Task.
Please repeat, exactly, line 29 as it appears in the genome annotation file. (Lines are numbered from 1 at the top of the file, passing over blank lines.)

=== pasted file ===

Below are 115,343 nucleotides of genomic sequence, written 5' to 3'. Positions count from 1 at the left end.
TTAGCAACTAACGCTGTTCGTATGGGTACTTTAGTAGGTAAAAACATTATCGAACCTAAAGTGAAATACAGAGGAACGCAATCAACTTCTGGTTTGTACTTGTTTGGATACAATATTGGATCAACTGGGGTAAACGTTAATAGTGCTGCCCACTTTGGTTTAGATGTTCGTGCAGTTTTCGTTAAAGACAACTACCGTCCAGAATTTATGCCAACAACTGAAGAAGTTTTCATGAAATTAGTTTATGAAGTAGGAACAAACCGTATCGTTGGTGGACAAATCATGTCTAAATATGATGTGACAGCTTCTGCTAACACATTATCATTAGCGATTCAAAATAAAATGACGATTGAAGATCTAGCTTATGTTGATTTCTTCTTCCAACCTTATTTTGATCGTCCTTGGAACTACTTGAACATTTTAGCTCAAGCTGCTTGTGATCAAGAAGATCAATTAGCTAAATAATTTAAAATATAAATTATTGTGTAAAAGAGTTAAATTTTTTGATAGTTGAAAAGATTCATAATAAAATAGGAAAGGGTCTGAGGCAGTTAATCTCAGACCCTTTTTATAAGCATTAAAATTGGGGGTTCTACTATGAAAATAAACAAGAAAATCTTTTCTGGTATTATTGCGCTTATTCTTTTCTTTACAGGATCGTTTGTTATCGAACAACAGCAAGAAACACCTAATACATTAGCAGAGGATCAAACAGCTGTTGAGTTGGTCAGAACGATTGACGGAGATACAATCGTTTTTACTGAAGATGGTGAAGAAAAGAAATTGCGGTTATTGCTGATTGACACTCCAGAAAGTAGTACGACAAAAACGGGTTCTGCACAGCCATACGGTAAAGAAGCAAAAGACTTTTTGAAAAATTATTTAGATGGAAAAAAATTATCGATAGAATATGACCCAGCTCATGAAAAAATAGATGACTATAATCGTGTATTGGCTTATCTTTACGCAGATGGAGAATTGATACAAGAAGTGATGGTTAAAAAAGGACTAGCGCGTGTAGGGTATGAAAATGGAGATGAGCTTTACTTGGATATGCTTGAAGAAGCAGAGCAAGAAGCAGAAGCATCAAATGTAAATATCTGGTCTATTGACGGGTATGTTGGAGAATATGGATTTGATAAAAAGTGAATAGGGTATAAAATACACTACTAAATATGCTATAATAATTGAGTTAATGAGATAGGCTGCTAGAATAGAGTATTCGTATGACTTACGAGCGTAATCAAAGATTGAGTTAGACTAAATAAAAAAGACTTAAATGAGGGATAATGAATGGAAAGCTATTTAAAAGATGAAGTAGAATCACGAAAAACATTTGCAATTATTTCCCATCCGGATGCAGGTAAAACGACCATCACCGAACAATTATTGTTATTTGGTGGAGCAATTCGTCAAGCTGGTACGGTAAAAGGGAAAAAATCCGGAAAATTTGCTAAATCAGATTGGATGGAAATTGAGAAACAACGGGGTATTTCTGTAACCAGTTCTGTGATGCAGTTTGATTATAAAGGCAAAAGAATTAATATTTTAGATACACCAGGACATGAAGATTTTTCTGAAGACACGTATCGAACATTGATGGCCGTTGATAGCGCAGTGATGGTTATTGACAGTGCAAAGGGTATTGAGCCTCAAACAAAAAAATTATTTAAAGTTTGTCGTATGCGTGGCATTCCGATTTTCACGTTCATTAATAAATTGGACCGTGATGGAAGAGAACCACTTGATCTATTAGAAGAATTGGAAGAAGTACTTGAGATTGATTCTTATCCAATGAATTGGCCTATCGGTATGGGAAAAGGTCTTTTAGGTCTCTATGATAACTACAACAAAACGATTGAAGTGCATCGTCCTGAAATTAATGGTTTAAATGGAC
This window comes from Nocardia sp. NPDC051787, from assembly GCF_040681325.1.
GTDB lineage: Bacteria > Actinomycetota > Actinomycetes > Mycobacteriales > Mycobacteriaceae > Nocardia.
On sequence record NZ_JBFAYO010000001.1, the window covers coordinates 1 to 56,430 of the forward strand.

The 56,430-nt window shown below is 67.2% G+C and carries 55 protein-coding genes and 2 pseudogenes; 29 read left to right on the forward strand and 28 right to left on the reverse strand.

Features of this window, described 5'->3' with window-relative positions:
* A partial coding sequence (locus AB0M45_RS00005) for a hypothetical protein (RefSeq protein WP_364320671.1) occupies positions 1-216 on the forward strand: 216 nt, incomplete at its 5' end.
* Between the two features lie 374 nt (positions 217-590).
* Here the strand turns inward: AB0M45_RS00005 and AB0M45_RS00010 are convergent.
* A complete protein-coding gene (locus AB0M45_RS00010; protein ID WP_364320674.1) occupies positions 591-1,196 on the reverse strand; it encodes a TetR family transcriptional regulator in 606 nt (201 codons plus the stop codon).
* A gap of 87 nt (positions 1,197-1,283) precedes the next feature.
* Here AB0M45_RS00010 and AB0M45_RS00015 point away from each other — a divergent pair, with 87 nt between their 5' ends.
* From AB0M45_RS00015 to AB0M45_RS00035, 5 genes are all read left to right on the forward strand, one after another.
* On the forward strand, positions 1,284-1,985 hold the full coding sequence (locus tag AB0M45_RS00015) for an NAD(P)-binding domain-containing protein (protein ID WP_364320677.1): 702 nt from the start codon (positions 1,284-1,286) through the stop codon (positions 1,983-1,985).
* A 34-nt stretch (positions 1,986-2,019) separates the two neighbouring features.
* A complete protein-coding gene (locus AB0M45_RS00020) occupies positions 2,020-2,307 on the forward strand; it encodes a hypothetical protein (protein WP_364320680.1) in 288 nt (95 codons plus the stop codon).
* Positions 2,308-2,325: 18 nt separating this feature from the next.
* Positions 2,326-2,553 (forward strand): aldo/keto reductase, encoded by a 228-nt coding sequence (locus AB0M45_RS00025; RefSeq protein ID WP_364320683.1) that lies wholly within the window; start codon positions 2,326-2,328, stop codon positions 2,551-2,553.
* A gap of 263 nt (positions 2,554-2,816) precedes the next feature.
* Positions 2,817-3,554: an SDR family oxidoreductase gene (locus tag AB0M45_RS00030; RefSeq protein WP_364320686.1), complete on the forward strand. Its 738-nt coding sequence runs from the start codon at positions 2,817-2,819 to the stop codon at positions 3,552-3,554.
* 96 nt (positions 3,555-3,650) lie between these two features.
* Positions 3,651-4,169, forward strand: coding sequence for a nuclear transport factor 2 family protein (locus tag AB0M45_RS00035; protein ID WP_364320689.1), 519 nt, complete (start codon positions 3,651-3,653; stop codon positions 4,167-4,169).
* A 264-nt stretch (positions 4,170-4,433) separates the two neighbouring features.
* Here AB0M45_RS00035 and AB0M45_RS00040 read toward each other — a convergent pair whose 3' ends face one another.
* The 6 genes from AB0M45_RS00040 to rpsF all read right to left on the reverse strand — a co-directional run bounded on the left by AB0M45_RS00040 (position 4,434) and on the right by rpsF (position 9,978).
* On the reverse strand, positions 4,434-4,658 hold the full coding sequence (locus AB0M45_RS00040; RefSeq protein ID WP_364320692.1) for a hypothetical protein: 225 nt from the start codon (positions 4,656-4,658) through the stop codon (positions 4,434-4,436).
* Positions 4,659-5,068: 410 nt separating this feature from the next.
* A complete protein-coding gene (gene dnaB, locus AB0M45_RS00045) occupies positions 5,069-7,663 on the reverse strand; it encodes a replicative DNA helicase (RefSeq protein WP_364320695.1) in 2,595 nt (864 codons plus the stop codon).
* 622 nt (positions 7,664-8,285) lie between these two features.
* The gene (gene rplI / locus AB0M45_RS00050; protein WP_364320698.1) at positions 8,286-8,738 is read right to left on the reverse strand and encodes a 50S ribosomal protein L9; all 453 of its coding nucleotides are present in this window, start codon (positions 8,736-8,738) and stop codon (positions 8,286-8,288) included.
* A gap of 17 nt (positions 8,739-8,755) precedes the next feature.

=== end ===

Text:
* A complete protein-coding gene (gene dnaB, locus AB0M45_RS00045) occupies positions 5,069-7,663 on the reverse strand; it encodes a replicative DNA helicase (RefSeq protein WP_364320695.1) in 2,595 nt (864 codons plus the stop codon).